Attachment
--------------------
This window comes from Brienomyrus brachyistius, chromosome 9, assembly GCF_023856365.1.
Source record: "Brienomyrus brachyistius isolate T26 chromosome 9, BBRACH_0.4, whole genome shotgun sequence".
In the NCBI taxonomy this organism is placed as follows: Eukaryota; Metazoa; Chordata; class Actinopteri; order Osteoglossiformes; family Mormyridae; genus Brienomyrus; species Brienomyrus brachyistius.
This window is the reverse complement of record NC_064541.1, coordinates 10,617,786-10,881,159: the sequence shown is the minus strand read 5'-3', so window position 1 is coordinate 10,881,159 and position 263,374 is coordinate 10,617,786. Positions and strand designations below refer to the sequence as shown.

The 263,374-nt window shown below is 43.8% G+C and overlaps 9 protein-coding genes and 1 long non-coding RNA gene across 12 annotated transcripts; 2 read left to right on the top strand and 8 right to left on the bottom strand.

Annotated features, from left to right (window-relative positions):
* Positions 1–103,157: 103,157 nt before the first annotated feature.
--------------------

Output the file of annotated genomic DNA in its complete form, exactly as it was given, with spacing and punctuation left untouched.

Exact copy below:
This window comes from Brienomyrus brachyistius, chromosome 9, assembly GCF_023856365.1.
Source record: "Brienomyrus brachyistius isolate T26 chromosome 9, BBRACH_0.4, whole genome shotgun sequence".
In the NCBI taxonomy this organism is placed as follows: Eukaryota; Metazoa; Chordata; class Actinopteri; order Osteoglossiformes; family Mormyridae; genus Brienomyrus; species Brienomyrus brachyistius.
This window is the reverse complement of record NC_064541.1, coordinates 10,617,786-10,881,159: the sequence shown is the minus strand read 5'-3', so window position 1 is coordinate 10,881,159 and position 263,374 is coordinate 10,617,786. Positions and strand designations below refer to the sequence as shown.

The 263,374-nt window shown below is 43.8% G+C and overlaps 9 protein-coding genes and 1 long non-coding RNA gene across 12 annotated transcripts; 2 read left to right on the top strand and 8 right to left on the bottom strand.

Annotated features, from left to right (window-relative positions):
* Positions 1–103,157: 103,157 nt before the first annotated feature.